Pennsylvania Senate to Hear Bill to Ease Scope Restrictions; Research Backs It Up
Pennsylvanians are a step closer to being able to receive primary care with fewer hurdles, thanks to a bill that went to the state Senate earlier this month that would end the requirement that nurse practitioners maintain written contracts with physicians to practice and prescribe medication.
And research published at the same time underscores the wisdom of the move. Among other findings: Nurse practitioners (NPs) are more likely—13 percent more likely—to work in primary care in those states whose laws allow them to work to the full extent of their training and education.
The lead author of the new study, Hilary Barnes, PhD, CRNP, summarized the potential gains in a piece she wrote for University of Pennsylvania’s Leonard Davis Institute of Health Economics Health Policy$ense blog: “For Pennsylvania, removing the requirement for collaborative agreements could increase the number of NPs by 13 percent and lower health care costs by $6.4 billion over the next ten years.”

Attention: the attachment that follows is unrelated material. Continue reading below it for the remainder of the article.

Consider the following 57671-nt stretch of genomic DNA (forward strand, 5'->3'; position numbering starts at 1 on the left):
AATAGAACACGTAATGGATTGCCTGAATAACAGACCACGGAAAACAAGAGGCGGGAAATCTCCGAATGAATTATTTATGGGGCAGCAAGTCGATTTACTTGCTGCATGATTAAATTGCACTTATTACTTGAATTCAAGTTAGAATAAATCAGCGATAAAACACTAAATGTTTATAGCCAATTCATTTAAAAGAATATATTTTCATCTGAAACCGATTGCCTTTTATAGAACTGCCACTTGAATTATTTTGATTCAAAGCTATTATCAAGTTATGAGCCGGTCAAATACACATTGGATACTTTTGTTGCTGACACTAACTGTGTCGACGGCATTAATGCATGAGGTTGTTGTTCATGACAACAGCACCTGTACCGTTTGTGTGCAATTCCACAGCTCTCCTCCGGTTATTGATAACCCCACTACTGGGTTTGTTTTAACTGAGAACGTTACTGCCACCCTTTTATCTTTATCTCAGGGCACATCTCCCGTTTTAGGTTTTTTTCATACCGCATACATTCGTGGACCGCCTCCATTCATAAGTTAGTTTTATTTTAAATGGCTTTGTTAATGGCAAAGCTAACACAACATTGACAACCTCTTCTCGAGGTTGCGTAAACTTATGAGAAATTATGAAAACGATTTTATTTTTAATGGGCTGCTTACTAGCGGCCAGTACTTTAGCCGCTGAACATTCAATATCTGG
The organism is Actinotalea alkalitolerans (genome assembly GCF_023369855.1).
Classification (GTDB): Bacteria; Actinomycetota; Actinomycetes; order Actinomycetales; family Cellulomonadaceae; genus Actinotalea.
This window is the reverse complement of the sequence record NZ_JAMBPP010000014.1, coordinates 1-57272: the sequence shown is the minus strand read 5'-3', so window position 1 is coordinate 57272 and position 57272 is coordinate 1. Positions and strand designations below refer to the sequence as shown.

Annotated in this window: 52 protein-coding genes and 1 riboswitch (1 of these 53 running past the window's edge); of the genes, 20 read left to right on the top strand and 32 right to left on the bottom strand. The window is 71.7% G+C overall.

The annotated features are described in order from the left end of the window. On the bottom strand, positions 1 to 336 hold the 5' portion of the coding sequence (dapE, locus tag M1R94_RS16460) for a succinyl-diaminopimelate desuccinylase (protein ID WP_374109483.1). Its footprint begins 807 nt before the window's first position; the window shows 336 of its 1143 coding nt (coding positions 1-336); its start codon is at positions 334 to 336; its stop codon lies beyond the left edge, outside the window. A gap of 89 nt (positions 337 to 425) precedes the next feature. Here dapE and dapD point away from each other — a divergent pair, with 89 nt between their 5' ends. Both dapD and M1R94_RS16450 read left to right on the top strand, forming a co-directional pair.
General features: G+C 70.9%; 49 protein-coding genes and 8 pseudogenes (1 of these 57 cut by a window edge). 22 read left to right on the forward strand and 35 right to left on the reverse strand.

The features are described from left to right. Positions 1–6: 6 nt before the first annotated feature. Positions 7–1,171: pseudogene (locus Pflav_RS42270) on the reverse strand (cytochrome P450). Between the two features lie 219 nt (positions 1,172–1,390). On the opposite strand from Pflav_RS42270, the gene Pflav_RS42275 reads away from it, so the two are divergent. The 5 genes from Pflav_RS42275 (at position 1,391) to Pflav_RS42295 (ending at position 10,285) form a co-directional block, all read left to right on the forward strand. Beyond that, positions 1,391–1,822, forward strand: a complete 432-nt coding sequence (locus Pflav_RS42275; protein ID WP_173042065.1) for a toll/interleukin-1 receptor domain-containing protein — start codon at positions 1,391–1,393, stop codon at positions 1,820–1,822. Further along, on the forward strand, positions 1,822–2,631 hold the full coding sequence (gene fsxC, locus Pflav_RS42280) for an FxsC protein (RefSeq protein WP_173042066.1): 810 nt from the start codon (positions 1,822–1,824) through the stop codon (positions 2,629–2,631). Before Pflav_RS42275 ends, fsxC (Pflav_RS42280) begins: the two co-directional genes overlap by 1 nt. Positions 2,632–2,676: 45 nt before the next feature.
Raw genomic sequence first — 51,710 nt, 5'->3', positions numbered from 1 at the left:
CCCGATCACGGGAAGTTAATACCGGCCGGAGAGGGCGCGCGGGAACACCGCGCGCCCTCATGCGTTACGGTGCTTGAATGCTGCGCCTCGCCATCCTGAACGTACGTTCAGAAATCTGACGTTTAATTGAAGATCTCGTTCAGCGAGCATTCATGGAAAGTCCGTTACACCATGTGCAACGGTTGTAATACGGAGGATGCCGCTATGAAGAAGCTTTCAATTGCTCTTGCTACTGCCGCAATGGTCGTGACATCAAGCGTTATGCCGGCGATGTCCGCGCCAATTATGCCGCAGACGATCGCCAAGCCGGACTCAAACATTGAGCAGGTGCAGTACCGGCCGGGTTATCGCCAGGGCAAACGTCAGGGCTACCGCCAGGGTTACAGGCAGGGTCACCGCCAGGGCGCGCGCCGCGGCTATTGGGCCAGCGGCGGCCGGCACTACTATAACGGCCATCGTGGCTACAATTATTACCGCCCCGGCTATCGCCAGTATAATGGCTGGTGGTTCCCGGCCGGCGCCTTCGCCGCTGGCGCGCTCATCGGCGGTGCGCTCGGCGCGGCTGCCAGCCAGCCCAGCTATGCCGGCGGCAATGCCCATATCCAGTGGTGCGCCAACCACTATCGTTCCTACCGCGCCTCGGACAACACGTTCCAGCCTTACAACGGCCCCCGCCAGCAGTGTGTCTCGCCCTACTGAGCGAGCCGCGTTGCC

The study, “Effects of Regulation and Payment Policies on Nurse Practitioners’ Clinical Practices,” was funded in part by the Robert Wood Johnson Foundation. Its authors include Linda Aiken, PhD, RN, FAAN, and Matthew McHugh, PhD, JD, RN, researchers at the University of Pennsylvania School of Nursing who are analyzing what has changed about health care and nursing in the five years since the Institute of Medicine released its report on the future of nursing. The researchers sought to learn the effect of state policies on nurse practitioners employment; findings were based on a national sample of 252,657 outpatient care practices.
Pennsylvania’s Senate is the next stop for the bill, which was passed May 18 by the state Senate’s Professional Licensure Committee.